No eCO performing

Total

p-value

(eCO vs No eCO)

Smoking subgroup

Never (n = 88)

Ever (n = 128)

All (n = 216)

Never (n = 96)

Ever (n = 98)

All (n = 194)

Never (n = 184)

Ever (n = 226)

All (n = 410)

Never (n = 184)

Ever (n = 226)

All (n = 410)

Debate on smoking, n(%)

9 (10)

82 (64)

91 (42)

0 (0)

47 (48)

47 (24)

9 (5)

129 (57)

138 (34)

0.001 f

0.015

<0.001

Initiated by GP

2

53

55

0

40

40

2

93

95

NA

0.923

0.246

Initiated by patient

7

29

36

0

7

7

7

36

43

NA

0.002

<0.001

Awareness for COPD, n(%)

6 (7)

89 (70)

95 (44)

0 (0)

71 (72)

71 (37)

6 (3)

160 (71)

166 (40)

0.011 f

0.633

0.128

Initiated by GP

4

78

82

0

67

67

4

145

149

NA

0.248

0.471

Initiated by patient

2

11

13

0

4

4

2

15

17

NA

0.177

0.045

Acceptance for COPD screening, when proposed, n(%)

0 (0)

61 (48)

61 (28)

0 (0)

50 (51)

50 (26)

2 (1)

111 (49)

111 (27)

NA

0.616

0.575

Comparisons are done with Pearson’s Chi-squared test or Fisher exact test (f).

Figure 1

Outcomes according to patient’s groups and smoking status.

Univariate and multivariate logistic regressions for the three outcomes are presented in Table 3. Smoking status and eCO measurement were independent factors associated with the occurrence of a debate on smoking during the medical consultation with odds ratios of 34.8 (95% CI = 11.0 to 133, P < 0.001) in current smokers and 11.8 (95% CI = 5.3 to 26.2, P < 0.001) in former smokers, and 2.56 (95% CI = 1.45 to 4.51, P = 0.001) for eCO assessment.
Table 3

Univariate and multivariate analyses for each of the tree outcomes

Variable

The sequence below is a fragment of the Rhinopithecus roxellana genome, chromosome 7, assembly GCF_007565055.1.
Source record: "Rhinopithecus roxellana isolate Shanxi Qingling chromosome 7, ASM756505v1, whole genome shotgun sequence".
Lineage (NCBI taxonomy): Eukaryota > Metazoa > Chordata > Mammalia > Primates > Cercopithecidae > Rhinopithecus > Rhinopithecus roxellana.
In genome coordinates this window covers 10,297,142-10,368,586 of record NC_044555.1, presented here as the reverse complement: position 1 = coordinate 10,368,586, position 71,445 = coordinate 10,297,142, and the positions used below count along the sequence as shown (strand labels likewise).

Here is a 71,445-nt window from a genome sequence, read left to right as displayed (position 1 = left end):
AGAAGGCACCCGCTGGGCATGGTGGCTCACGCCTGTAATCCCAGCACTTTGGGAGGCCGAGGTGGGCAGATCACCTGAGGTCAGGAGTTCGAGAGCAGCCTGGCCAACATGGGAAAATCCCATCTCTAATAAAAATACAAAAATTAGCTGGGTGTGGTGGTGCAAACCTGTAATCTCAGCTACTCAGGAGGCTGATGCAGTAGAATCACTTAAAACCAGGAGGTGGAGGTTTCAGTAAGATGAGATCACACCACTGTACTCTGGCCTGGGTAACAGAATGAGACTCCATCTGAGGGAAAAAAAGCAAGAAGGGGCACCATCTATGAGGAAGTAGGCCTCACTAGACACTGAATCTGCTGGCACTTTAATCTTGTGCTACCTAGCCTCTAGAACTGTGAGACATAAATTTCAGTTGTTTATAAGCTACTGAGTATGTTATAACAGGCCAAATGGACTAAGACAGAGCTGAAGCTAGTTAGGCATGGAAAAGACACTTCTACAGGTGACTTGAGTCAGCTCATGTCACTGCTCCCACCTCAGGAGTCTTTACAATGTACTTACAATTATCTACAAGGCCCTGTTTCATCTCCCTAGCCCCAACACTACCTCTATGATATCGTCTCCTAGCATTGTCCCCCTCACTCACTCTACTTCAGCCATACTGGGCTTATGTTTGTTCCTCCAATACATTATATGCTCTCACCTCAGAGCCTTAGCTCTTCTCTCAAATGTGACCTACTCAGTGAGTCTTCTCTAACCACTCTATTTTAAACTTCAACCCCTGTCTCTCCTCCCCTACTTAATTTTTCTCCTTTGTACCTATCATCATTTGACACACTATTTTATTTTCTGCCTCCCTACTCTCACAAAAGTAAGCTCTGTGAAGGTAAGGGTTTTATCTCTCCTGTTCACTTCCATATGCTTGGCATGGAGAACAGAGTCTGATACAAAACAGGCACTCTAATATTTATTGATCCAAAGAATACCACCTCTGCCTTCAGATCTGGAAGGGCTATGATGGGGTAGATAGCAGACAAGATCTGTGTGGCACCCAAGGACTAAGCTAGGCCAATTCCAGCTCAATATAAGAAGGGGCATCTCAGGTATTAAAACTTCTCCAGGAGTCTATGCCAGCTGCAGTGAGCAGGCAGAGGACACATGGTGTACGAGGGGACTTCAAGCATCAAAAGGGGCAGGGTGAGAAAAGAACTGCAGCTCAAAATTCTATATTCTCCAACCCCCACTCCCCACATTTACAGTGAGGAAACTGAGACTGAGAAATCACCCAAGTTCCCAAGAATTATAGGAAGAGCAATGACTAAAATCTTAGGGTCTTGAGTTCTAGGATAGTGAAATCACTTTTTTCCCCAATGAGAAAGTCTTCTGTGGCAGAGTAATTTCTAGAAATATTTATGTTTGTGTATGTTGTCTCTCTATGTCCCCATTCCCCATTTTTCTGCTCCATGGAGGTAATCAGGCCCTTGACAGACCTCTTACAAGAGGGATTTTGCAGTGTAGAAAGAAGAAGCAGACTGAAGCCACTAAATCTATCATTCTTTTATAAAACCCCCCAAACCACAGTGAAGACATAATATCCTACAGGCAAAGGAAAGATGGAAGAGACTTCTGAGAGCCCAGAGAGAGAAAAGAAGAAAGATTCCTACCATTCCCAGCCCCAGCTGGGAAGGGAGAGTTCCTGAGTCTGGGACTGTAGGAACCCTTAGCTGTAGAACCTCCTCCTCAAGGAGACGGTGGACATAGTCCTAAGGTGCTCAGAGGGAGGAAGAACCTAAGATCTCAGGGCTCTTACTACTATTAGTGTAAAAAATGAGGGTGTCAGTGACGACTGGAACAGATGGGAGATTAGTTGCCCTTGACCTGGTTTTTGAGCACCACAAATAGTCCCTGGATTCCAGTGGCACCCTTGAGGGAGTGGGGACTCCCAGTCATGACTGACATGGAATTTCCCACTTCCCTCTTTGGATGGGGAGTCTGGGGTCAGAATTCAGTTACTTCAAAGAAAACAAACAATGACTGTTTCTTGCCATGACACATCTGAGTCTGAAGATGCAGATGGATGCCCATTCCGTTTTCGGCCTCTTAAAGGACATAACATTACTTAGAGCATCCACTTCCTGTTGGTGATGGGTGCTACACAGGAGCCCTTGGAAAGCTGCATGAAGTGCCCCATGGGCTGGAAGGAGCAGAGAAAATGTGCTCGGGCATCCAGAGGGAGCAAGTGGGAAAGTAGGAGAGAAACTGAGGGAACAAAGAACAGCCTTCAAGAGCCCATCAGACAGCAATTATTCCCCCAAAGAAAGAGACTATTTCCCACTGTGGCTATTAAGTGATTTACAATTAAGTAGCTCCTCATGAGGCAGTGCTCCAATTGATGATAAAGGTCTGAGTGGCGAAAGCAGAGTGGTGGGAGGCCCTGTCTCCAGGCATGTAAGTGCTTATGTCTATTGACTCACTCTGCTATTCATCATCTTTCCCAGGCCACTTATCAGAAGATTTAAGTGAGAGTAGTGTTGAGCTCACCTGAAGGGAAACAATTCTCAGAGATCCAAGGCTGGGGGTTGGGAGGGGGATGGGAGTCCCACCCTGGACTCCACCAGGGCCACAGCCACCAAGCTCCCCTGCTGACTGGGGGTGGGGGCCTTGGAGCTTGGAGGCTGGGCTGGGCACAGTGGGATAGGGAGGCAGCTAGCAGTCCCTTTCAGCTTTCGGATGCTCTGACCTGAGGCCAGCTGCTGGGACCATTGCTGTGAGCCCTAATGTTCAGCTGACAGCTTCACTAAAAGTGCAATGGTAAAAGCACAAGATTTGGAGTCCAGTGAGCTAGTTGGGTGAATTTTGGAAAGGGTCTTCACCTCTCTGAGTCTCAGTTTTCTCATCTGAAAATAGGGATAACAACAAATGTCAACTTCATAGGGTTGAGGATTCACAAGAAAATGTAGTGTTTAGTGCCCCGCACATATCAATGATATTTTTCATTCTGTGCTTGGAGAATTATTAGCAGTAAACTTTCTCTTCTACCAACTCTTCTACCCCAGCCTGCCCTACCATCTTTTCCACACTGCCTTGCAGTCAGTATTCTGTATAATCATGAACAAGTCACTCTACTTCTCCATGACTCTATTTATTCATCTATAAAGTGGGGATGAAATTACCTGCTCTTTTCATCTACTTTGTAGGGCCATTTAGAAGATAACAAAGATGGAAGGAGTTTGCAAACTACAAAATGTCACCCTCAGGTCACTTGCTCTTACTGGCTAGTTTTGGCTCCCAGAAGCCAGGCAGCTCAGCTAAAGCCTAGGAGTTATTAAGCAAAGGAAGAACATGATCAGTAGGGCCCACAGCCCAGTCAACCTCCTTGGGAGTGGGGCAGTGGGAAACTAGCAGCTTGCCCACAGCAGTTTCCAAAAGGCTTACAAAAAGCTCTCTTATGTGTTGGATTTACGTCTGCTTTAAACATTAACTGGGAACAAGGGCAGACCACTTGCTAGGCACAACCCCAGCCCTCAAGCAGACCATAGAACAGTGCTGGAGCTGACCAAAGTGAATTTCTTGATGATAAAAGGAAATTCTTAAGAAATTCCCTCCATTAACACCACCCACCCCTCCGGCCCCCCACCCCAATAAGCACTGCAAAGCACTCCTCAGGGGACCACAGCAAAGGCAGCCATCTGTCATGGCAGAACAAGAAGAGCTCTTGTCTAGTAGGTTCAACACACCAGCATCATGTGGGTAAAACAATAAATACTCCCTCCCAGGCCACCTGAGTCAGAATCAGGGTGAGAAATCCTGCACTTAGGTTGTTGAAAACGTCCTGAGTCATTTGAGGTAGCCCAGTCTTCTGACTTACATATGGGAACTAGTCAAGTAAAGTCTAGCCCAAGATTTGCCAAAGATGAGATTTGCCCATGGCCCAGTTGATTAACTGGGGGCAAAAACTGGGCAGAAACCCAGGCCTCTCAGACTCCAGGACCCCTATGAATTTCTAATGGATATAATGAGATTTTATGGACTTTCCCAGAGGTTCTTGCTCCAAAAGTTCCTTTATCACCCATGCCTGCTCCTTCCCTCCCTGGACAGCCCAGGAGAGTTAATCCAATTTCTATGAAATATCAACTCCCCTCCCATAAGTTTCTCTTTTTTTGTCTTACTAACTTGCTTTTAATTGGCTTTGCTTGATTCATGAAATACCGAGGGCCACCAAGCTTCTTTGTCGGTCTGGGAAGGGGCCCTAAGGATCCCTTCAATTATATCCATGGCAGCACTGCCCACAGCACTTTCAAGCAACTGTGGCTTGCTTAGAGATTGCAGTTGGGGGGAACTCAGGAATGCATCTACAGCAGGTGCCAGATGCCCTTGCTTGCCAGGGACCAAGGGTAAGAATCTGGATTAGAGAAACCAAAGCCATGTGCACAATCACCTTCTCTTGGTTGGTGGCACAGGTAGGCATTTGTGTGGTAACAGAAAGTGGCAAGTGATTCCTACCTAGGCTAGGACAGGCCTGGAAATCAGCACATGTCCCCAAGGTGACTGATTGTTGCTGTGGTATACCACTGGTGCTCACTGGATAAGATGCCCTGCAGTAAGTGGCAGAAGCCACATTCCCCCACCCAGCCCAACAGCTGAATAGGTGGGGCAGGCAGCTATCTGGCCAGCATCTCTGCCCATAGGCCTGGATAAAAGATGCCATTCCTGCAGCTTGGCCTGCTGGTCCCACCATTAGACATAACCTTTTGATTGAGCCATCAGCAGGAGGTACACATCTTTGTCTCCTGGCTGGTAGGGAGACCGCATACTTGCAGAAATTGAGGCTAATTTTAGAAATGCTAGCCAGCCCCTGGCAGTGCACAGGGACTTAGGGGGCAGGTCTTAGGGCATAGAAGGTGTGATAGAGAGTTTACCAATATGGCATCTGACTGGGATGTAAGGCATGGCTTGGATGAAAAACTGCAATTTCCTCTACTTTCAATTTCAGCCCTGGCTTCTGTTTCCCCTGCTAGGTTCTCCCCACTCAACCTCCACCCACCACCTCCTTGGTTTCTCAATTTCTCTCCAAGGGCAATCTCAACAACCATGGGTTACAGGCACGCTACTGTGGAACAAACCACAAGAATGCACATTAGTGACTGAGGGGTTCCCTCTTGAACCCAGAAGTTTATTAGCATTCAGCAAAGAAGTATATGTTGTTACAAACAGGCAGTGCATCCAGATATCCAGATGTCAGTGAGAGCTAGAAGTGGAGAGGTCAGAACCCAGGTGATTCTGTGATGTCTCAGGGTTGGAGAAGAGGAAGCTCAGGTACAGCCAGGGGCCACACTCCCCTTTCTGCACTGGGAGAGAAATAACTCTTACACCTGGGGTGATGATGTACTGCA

Univariate

Multivariate

Odds-ratio

p-value

Odds-ratio

p-value

Outcome 1: debate on smoking

    

Female (%)

0.59 (0.39 - 0.91)

0.015

0.85 (0.48 - 1.53)

0.596

Age (years)

0.96 (0.94 - 0.97)

<0.001

0.98 (0.96 - 1.00)

0.104

Tobacco

 

<0.001

 

<0.001

Current smokers

90.4 (38.6 - 211.5)

<0.001

38.3 (11.0 - 133.1)

<0.001

Former smokers

12.1 (5.69 - 25.9)

<0.001

11.8 (5.32 - 26.2)

<0.001

Never smokers

1

 

1

 

Pack-years

1.01 (0.97 - 1.05)

0.553

1.02 (0.96 - 1.05)

0.844

Exhaled CO performing

2.24 (1.47 - 3.43)

0.001

2.56 (1.45 - 4.51)

0.001

Outcome 2: awareness for COPD

    

Female (%)

0.46 (0.31 - 0.69)

0.001

0.76 (0.41 - 1.39)

0.369

Age (years)

0.96 (0.95 - 0.97)

<0.001

0.99 (0.97 - 1.02)

0.676

Tobacco

 

<0.001

 

<0.001

Current smokers

255.1 (89.8 - 724.9)

<0.001

48.01 (10.7 - 215.0)

<0.001

Former smokers

39.2 (16.2 - 94.9)

<0.001

35.8 (14.4 - 88.7)

<0.001

Never smokers

1

 

1

 

Pack-years

1.08 (1.01 - 1.17)

0.032

1.03 (0.96 - 1.17)

0.082

Exhaled CO performing

1.34 (0.90 - 1.99)

0.150

0.98 (0.55 - 1.76)

0.959

Outcome 3: acceptance for COPD screening

    

Female (%)

0.59 (0.39 - 0.88)

0.011

1.21 (0.65 - 2.12)

0.548

Age (years)

0.96 (0.94 - 0.97)

<0.001

0.97 (0.95 - 1.02)

0.127

Tobacco

 

<0.001

 

<0.001

Current smokers

394.3 (89.3 - 896.4)

<0.001

73.67 (12.9 - 423.1)

<0.001

Former smokers

80.4 (19.1 - 338.0)

<0.001

87.1 (20.2 - 374.9)

<0.001

Never smokers

1

 

1

 

Pack-years